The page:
Mendoza School of Business

Here’s what awesome looks like

Published: November 11, 2015 / Author: Carol Elliott

Here’s Colin Dunn’s story in a nutshell:

Dunn won a car by sinking a hole-in-one during a golf tournament, and he donated the $25,000 cash value back to the charity.

If you think knowing the end of the tale spoils the whole thing, you’re wrong. Dunn’s story is not about golf, or a car, or even the money. It’s about the 10 minutes he held the keys to the shiny black 2015 BMW 428i convertible in his hand and decided what to do.

Dunn, who earned his MBA from the University of Notre Dame in 2014, talks with the easy-going cadence more akin to a surfer dude than what you might expect from a project manager and business developer for Heffron Company, a 93-year-old family owned mechanical contracting business in the Washington, D.C., area. Dunn’s father George, president and CEO, is the third generation of the family to lead the firm. Dunn currently wears many hats at Heffron in hopes of learning every aspect of the business.

As he tells the story, he’s not much of a golfer, but he played in the tournament sponsored by WINNERS Lacrosse on Sept. 16 because he was a lacrosse player himself throughout high school and while attending at Hampden-Sydney College. He also thoroughly supports the organization, which works with underserved, inter-city youth in the metropolitan D.C. area.

WINNERS Lacrosse had organized the annual charity event for 16 years. No one had ever won the hole-in-one contest on the 17th hole. The odds of hitting it were about 13,000 to 1.

Before he stepped up to the tee, Dunn sidled up to the convertible and had his buddy shoot a picture of him. He texted it to his wife Laurie with a jokey message, “Honey! I won the car.”

Her response back: “Yeah, right.”

And then he took his swing.

The ball disappeared, Dunn says. The next thing he knew, his buddy tackled him.

He texted his wife again. “Honey, I won the car. Really.”

For about 10 minutes, while he was back-slapped and congratulated by the other golfers and onlookers, Dunn held the keys and thought, wow. A new convertible. His current ride was a 2008 Chevy Silverado pickup truck whose brakes were going out. He was newly married, just out of b-school at Notre Dame, and just starting his career. The BMW’s lease value was $25,000 – a considerable percentage of Dunn’s annual income.

“Then I thought about the opportunity at hand.” Dunn says. “This was such a fluke.”

Dunn thought about how playing lacrosse had shaped his character and helped develop his leadership skills. He also thought about the legacy of Heffron, and its longstanding reputation for giving back to the community.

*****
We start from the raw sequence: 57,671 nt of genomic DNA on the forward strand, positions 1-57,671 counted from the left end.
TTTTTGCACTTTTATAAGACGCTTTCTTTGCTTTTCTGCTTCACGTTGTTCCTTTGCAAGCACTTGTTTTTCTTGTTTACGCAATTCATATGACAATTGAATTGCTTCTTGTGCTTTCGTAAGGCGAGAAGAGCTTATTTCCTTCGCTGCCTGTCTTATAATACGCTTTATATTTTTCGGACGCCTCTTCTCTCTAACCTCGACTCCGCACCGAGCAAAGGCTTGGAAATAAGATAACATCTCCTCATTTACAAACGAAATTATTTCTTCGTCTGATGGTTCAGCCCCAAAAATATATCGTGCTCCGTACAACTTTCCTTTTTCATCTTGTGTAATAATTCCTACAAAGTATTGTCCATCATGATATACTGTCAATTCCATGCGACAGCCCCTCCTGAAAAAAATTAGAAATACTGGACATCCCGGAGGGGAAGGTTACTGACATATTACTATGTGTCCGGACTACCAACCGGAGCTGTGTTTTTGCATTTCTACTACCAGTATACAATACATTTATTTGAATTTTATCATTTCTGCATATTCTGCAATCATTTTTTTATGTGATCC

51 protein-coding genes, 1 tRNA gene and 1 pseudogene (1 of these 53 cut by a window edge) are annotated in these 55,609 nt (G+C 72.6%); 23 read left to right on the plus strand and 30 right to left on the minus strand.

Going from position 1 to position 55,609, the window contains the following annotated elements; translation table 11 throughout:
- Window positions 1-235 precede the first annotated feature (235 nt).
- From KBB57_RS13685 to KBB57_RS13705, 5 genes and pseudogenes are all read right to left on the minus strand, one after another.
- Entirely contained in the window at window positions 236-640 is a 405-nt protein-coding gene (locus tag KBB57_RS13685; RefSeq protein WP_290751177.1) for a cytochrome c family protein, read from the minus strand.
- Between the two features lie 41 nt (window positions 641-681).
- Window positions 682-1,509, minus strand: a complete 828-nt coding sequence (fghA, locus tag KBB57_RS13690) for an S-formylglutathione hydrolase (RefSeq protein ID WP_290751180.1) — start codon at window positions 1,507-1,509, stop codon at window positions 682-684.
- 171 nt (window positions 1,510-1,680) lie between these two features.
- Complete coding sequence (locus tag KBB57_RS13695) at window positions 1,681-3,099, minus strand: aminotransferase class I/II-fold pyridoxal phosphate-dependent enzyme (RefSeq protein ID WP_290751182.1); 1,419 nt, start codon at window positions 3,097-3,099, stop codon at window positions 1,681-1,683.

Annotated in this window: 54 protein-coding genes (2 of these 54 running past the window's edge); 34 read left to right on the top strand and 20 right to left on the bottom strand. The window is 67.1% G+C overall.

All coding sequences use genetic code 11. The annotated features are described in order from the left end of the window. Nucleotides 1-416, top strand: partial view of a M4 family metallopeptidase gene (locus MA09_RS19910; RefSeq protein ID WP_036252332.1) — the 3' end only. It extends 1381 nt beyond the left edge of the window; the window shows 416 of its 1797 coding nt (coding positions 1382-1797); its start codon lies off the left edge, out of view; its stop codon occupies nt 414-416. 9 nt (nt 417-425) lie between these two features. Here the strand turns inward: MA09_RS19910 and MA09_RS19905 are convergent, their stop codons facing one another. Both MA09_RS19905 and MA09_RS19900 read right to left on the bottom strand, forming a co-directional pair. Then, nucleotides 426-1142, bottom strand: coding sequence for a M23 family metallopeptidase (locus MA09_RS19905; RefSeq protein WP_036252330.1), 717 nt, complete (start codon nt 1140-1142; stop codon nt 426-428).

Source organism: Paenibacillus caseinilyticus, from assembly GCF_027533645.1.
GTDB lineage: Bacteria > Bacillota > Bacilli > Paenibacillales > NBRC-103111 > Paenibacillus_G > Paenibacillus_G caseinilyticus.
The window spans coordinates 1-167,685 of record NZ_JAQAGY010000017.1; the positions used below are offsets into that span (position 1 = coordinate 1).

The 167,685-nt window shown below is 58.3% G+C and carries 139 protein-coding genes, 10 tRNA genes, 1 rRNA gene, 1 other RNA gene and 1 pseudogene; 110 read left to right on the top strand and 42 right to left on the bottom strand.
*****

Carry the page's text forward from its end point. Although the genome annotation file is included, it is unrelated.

And he thought about Notre Dame. In 2012, Dunn had simply shown up in the Notre Dame MBA admissions office, one day before the final application deadline. He had started his application, but hadn’t submitted it. He asked to speak to the then-admissions director, Brian Lohr.

“I told him that I hadn’t applied yet, but I really wanted to come to Notre Dame. He kind of paused, but then said, ‘OK, I guess we’ll do your personal interview right now, then,” recalled Dunn, laughing.

“Notre Dame gave me a shot. And they gave me a vision – it’s all about helping others.”

Dunn announced he was donating the entire cash value back to WINNERS Lacrosse.As he stood on the green at Stonewall Golf Club on that Wednesday afternoon in September, his next move became clear.

Yes, without asking his wife. But as soon as he discussed it with her, she was totally onboard.

“The fact that we could outfit 150 kids in full lacrosse gear for the next two years instead of driving a new car – that’s why this happened,” he said.

The media has followed Dunn’s story. The Washington Post published a story on Oct. 28 headlined, “A local golfer aced his tee shot, and then he did what?” During an interview on D.C. radio station WRQX, one of the DJs effused, “Thank you for being an awesome local citizen!” When she told Dunn that the area Papa John’s was treating the entire Heffron staff to a pizza lunch, he sounded as genuinely appreciative as if he’d been handed a major prize. Like a car.

Dunn is fine with the publicity, as long as it brings attention to WINNERS Lacrosse. Not him.

It’s a rare treat to talk to someone whose voice rings with joy after handing over $25,000.

“Do we need the money? Yeah, we do,” he said. “But if something happens in your life and you have the ability to help, take a step back. Don’t think about yourself.”

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